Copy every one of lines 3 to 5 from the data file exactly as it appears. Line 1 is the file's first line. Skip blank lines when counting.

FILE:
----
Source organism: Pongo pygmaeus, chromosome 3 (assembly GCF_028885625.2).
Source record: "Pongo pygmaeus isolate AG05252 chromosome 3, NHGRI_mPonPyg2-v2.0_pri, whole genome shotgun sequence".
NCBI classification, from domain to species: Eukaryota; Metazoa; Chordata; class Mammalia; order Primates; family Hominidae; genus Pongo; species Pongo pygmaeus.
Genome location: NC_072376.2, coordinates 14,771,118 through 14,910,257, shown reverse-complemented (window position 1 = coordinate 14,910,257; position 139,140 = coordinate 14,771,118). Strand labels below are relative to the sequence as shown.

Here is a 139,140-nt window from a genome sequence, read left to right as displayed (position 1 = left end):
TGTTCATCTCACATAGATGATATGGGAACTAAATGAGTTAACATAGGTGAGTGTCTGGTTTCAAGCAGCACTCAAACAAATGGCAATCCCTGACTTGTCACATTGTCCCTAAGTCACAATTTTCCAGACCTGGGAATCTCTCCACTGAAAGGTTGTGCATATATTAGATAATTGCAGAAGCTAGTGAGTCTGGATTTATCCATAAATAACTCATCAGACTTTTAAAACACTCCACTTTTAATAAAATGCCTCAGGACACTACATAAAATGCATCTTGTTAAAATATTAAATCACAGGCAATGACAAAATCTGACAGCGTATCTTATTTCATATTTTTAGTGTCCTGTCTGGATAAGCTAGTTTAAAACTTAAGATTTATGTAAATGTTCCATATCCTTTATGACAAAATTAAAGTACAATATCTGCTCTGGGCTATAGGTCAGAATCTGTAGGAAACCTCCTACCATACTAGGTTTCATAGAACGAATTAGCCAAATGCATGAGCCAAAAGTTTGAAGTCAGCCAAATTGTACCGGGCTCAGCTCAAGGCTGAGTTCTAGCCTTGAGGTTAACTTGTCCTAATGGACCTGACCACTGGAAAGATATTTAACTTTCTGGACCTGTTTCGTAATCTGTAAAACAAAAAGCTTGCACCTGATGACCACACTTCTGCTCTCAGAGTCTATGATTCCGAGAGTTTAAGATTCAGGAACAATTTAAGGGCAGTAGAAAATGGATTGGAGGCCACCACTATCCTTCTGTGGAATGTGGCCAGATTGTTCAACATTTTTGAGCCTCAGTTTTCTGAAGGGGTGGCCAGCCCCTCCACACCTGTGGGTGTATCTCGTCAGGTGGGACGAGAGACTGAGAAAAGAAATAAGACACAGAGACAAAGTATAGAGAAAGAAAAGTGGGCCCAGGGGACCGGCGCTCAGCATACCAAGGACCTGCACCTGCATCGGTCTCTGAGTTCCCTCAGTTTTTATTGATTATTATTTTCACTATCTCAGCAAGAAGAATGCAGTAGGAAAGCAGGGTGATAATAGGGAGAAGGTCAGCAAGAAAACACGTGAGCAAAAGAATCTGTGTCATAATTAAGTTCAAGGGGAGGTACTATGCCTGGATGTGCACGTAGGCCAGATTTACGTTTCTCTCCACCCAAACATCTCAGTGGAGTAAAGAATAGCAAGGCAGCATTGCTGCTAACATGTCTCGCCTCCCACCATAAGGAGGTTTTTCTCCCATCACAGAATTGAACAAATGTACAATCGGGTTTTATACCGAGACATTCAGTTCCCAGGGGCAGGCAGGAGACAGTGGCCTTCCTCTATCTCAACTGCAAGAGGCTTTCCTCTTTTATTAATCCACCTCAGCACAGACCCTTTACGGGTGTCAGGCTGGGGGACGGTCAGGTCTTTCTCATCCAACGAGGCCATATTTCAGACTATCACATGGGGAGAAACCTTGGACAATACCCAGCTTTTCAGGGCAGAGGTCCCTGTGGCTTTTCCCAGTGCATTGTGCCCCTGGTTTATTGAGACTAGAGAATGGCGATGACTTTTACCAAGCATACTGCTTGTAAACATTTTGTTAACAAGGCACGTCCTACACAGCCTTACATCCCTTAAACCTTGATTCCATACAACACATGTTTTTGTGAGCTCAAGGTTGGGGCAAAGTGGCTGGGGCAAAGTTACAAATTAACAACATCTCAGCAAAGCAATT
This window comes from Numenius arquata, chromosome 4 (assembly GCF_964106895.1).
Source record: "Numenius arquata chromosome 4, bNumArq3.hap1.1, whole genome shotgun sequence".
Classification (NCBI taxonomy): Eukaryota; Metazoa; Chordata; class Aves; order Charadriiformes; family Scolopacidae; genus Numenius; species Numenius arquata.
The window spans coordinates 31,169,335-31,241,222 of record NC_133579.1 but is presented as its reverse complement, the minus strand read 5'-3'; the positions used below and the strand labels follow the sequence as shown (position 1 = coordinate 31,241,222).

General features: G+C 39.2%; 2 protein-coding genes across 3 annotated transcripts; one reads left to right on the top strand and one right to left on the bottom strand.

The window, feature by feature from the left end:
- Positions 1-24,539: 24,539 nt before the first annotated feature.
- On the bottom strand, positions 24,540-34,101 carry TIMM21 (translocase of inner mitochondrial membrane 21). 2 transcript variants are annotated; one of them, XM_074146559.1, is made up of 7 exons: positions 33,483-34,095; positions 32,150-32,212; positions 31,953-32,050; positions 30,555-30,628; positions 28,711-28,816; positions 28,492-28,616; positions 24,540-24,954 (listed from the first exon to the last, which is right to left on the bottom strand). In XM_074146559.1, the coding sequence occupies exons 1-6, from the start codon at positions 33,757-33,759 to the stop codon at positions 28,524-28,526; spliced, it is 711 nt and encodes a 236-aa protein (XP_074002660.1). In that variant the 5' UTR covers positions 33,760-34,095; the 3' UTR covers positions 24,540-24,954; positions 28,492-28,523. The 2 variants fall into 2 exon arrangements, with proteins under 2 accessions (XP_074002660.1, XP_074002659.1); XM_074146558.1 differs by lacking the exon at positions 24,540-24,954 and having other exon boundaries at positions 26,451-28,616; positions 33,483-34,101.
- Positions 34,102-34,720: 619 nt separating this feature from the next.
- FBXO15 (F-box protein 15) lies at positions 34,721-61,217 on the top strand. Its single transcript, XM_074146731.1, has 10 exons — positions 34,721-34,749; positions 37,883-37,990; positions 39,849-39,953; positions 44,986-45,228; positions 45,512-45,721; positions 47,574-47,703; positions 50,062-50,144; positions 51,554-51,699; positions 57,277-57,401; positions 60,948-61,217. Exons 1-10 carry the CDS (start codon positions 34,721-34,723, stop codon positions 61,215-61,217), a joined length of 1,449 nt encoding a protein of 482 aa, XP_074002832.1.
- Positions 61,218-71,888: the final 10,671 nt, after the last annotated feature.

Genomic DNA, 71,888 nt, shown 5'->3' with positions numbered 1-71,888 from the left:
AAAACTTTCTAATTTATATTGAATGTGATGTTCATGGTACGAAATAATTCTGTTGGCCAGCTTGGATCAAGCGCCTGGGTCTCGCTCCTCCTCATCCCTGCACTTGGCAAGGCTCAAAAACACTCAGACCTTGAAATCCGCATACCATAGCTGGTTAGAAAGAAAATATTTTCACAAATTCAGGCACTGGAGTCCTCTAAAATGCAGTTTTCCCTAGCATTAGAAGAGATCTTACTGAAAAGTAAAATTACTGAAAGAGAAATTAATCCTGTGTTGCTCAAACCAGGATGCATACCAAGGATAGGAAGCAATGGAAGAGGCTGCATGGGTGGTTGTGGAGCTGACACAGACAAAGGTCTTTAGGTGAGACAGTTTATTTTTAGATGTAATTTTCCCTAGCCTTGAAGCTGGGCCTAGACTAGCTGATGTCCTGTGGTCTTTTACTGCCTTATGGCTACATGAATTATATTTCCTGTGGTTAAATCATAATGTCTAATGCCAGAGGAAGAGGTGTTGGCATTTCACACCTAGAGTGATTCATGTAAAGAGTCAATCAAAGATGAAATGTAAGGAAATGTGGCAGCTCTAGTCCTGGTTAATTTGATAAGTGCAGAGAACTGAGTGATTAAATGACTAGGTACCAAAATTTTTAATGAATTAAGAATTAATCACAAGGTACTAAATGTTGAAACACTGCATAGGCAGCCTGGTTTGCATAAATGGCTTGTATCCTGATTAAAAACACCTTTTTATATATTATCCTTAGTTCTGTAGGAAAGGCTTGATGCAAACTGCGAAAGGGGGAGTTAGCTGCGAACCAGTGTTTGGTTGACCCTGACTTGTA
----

NCBI classification, from domain to species: Eukaryota; Metazoa; Chordata; class Mammalia; order Primates; family Hominidae; genus Pongo; species Pongo pygmaeus.
Genome location: NC_072376.2, coordinates 14,771,118 through 14,910,257, shown reverse-complemented (window position 1 = coordinate 14,910,257; position 139,140 = coordinate 14,771,118). Strand labels below are relative to the sequence as shown.

Here is a 139,140-nt window from a genome sequence, read left to right as displayed (position 1 = left end):